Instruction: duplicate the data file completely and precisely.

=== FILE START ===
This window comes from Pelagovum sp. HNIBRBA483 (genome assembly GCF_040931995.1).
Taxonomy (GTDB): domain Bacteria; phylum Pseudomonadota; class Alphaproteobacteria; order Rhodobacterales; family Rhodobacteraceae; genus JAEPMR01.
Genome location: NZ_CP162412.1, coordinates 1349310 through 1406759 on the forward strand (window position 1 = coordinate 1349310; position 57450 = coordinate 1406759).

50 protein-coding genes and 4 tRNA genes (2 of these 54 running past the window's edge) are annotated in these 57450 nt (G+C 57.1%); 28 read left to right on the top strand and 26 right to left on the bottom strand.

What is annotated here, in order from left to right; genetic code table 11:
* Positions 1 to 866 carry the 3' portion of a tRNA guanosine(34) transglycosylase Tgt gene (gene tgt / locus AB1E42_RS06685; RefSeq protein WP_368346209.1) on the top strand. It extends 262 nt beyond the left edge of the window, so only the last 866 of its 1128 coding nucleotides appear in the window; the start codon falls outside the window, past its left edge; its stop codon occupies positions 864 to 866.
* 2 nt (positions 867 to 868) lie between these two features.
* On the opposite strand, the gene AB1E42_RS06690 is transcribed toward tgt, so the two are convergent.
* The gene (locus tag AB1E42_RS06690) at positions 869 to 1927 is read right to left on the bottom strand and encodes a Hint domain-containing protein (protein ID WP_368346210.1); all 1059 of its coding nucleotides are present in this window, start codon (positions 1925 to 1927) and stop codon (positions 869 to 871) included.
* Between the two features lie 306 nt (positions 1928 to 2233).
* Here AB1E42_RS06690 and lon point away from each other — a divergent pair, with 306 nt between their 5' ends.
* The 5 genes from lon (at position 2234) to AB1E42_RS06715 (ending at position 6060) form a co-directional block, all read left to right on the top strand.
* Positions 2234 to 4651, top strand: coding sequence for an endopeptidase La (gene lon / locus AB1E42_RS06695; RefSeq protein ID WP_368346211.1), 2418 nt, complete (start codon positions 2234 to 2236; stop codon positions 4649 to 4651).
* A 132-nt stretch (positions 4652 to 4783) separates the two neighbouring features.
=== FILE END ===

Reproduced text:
This window comes from Pelagovum sp. HNIBRBA483 (genome assembly GCF_040931995.1).
Taxonomy (GTDB): domain Bacteria; phylum Pseudomonadota; class Alphaproteobacteria; order Rhodobacterales; family Rhodobacteraceae; genus JAEPMR01.
Genome location: NZ_CP162412.1, coordinates 1349310 through 1406759 on the forward strand (window position 1 = coordinate 1349310; position 57450 = coordinate 1406759).

50 protein-coding genes and 4 tRNA genes (2 of these 54 running past the window's edge) are annotated in these 57450 nt (G+C 57.1%); 28 read left to right on the top strand and 26 right to left on the bottom strand.

What is annotated here, in order from left to right; genetic code table 11:
* Positions 1 to 866 carry the 3' portion of a tRNA guanosine(34) transglycosylase Tgt gene (gene tgt / locus AB1E42_RS06685; RefSeq protein WP_368346209.1) on the top strand. It extends 262 nt beyond the left edge of the window, so only the last 866 of its 1128 coding nucleotides appear in the window; the start codon falls outside the window, past its left edge; its stop codon occupies positions 864 to 866.
* 2 nt (positions 867 to 868) lie between these two features.
* On the opposite strand, the gene AB1E42_RS06690 is transcribed toward tgt, so the two are convergent.
* The gene (locus tag AB1E42_RS06690) at positions 869 to 1927 is read right to left on the bottom strand and encodes a Hint domain-containing protein (protein ID WP_368346210.1); all 1059 of its coding nucleotides are present in this window, start codon (positions 1925 to 1927) and stop codon (positions 869 to 871) included.
* Between the two features lie 306 nt (positions 1928 to 2233).
* Here AB1E42_RS06690 and lon point away from each other — a divergent pair, with 306 nt between their 5' ends.
* The 5 genes from lon (at position 2234) to AB1E42_RS06715 (ending at position 6060) form a co-directional block, all read left to right on the top strand.
* Positions 2234 to 4651, top strand: coding sequence for an endopeptidase La (gene lon / locus AB1E42_RS06695; RefSeq protein ID WP_368346211.1), 2418 nt, complete (start codon positions 2234 to 2236; stop codon positions 4649 to 4651).
* A 132-nt stretch (positions 4652 to 4783) separates the two neighbouring features.